The Patient Protection and Affordable Care Act (ACA), enacted by Congress in 2010 and known colloquially as “Obamacare,” has caused an historic amount of controversy over the past two years. It recently survived a Supreme Court challenge, and some of its provisions have begun to take effect. While Americans may disagree vehemently about all or parts of the law, some provisions have begun to benefit Maryland seniors in significant ways. A grant from the federal government, part of the Balancing Incentive Program (BIP), should allow the Medicaid program to cover more patients and provide seniors with more care options. Seniors who may not require full-time care in a nursing home may now be able to obtain home- or community-based care. This could free up space and resources in overburdened and understaffed full-time care facilities.
President Obama signed the ACA into law on March 23, 2010. The hefty bill mainly addresses the rights and duties of health insurance providers and patients. The most controversial provision, the “individual mandate” to purchase health insurance if it is not available through employment or public assistance, survived review by the Supreme Court in a June 28 ruling. The law includes provisions, most of which have not yet taken effect, preventing insurance companies from denying coverage for a “pre-existing condition,” restricting when and how an insurer may cancel coverage, and much more.
Maryland’s governor accepted a $106 million grant from the federal government in March, to be used, in accordance with BIP’s goals, to support community- and home-based care for patients requiring long-term, but not necessarily full-time, care. According to the office of Governor Martin O’Malley, the BIP grant provides more federal matching funds for state money applied to “non-institutional long-term supports and services.” Maryland was the second state, after New Hampshire, to qualify for the program.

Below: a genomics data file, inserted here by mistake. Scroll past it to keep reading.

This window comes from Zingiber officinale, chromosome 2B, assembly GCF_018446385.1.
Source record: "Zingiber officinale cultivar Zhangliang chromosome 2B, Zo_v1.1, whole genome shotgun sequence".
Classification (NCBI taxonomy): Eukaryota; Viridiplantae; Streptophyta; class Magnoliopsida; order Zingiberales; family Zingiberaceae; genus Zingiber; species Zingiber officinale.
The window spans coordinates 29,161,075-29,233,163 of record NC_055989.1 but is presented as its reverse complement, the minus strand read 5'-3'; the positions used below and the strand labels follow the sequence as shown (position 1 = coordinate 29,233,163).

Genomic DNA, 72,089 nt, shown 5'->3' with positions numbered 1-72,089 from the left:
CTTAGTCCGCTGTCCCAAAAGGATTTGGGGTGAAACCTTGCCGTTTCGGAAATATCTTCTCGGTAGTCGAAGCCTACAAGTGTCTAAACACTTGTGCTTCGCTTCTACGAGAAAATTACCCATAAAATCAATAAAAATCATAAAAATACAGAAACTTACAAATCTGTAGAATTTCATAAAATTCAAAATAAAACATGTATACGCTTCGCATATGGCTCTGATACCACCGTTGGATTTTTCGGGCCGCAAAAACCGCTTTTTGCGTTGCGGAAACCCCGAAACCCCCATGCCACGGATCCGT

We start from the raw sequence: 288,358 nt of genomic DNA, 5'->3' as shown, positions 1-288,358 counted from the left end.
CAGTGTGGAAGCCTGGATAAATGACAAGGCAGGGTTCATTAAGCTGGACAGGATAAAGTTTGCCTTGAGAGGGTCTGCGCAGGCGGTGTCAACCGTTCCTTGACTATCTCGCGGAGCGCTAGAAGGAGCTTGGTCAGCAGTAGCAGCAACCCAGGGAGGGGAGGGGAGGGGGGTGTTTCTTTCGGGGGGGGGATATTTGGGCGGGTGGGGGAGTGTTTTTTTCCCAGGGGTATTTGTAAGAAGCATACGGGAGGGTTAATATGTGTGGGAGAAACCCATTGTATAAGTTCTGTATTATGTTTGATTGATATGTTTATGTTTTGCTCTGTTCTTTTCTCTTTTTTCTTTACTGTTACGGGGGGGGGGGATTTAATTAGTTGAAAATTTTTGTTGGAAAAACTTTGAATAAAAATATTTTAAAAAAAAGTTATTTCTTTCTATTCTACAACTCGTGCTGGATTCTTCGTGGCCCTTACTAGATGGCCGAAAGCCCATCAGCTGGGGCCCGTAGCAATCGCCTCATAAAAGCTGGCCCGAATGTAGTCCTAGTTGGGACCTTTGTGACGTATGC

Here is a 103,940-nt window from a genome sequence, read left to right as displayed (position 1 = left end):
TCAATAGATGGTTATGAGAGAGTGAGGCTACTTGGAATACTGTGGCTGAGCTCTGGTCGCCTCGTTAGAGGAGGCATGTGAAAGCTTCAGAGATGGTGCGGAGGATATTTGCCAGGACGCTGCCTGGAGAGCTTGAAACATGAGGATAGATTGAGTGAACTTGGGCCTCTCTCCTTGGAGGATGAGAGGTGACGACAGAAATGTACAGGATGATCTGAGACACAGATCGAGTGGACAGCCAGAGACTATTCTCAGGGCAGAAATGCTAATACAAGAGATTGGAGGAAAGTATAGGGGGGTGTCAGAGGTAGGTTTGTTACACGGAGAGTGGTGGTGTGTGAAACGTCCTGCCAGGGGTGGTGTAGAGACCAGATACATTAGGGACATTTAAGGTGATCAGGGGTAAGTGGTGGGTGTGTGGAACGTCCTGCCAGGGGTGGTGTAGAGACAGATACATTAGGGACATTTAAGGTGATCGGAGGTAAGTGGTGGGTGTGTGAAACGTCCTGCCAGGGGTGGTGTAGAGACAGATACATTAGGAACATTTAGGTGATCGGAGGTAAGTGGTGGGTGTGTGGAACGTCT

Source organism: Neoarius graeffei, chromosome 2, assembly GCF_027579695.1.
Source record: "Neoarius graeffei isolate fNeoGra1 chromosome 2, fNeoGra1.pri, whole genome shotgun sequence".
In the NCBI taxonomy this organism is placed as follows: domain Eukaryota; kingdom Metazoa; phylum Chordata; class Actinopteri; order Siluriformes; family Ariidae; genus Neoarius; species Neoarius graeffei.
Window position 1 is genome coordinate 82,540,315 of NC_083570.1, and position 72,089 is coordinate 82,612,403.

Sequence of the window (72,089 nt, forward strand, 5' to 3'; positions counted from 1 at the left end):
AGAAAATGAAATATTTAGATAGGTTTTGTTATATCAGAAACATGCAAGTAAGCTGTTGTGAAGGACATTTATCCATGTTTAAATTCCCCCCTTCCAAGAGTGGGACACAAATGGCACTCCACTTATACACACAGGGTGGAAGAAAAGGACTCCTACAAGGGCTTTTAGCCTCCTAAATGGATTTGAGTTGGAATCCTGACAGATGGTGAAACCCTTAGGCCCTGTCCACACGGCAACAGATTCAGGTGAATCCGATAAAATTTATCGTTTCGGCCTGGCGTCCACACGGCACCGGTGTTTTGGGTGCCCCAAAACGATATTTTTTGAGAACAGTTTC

According to Reuters columnist Mark Miller, Medicaid is expected to pay for forty-three percent of the cost of all long-term care in the country this year. People needing long-term care but unable to afford it must accept whatever type of treatment is available through Medicaid. Miller cites statistics from the Kaiser Family Foundation suggesting that community-based care might cost as little as ten percent of the average cost of nursing home care.
Hopefully, the benefit to Maryland seniors from this program is better access to appropriate care for those who do not need a full-time facility, and better service and attention for those who do. Understaffing is a common factor in cases of nursing home neglect or abuse, and it can result from having too many residents as well as too few staff. Nursing homes, under their license from the state, owe a duty of care to all their residents, regardless of circumstances, to provide diligent care and a safe environment. Taking steps to ensure that patients get the care they need in the appropriate type of facility, it would seem, would improve conditions for nursing home residents and staff alike.
At Lebowitz and Mzhen, we defend the rights of Maryland seniors who have suffered injury because of nursing home abuse or neglect. To schedule a free and confidential consultation, contact us today online or at (800) 654-1949.
Balancing Incentive Program Application (PDF), Department of Health and Mental Hygiene, State of Maryland, February 10, 2012
More Blog Posts:
U.S. Senators Call for Reauthorization of Older Americans Act, Maryland Nursing Home Lawyer Blog, April 5, 2012
October is Long-term Care Residents’ Rights Month in Maryland and around the Country, Maryland Nursing Home Lawyer Blog, October 19, 2011
Federal Nursing Home Reform Act Compliance, Maryland Nursing Home Lawyer Blog, December 6, 2010